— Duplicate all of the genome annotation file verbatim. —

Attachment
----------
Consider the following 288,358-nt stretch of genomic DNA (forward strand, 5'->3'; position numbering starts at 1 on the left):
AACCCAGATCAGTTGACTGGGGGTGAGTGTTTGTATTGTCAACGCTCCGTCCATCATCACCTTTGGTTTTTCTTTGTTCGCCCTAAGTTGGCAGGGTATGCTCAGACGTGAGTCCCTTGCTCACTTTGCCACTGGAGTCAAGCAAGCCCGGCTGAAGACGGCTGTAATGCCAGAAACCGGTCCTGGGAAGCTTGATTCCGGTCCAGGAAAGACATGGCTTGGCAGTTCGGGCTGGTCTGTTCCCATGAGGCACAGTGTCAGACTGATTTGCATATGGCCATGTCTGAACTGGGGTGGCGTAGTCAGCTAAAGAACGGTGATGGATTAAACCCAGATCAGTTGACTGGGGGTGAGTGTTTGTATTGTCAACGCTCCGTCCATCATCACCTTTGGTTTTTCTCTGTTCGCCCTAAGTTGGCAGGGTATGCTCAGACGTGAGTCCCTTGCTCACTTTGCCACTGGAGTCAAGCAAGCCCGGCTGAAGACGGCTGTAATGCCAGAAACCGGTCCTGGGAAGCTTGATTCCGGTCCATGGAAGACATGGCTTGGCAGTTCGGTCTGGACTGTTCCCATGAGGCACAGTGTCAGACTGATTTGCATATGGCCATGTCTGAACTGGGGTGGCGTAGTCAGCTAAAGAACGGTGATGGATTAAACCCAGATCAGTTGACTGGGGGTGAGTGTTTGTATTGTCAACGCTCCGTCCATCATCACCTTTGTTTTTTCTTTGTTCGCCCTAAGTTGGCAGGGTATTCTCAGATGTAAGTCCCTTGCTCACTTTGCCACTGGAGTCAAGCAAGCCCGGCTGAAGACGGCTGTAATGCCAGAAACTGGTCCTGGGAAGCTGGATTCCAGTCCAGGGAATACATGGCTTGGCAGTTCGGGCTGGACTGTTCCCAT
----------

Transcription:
Consider the following 288,358-nt stretch of genomic DNA (forward strand, 5'->3'; position numbering starts at 1 on the left):
AACCCAGATCAGTTGACTGGGGGTGAGTGTTTGTATTGTCAACGCTCCGTCCATCATCACCTTTGGTTTTTCTTTGTTCGCCCTAAGTTGGCAGGGTATGCTCAGACGTGAGTCCCTTGCTCACTTTGCCACTGGAGTCAAGCAAGCCCGGCTGAAGACGGCTGTAATGCCAGAAACCGGTCCTGGGAAGCTTGATTCCGGTCCAGGAAAGACATGGCTTGGCAGTTCGGGCTGGTCTGTTCCCATGAGGCACAGTGTCAGACTGATTTGCATATGGCCATGTCTGAACTGGGGTGGCGTAGTCAGCTAAAGAACGGTGATGGATTAAACCCAGATCAGTTGACTGGGGGTGAGTGTTTGTATTGTCAACGCTCCGTCCATCATCACCTTTGGTTTTTCTCTGTTCGCCCTAAGTTGGCAGGGTATGCTCAGACGTGAGTCCCTTGCTCACTTTGCCACTGGAGTCAAGCAAGCCCGGCTGAAGACGGCTGTAATGCCAGAAACCGGTCCTGGGAAGCTTGATTCCGGTCCATGGAAGACATGGCTTGGCAGTTCGGTCTGGACTGTTCCCATGAGGCACAGTGTCAGACTGATTTGCATATGGCCATGTCTGAACTGGGGTGGCGTAGTCAGCTAAAGAACGGTGATGGATTAAACCCAGATCAGTTGACTGGGGGTGAGTGTTTGTATTGTCAACGCTCCGTCCATCATCACCTTTGTTTTTTCTTTGTTCGCCCTAAGTTGGCAGGGTATTCTCAGATGTAAGTCCCTTGCTCACTTTGCCACTGGAGTCAAGCAAGCCCGGCTGAAGACGGCTGTAATGCCAGAAACTGGTCCTGGGAAGCTGGATTCCAGTCCAGGGAATACATGGCTTGGCAGTTCGGGCTGGACTGTTCCCAT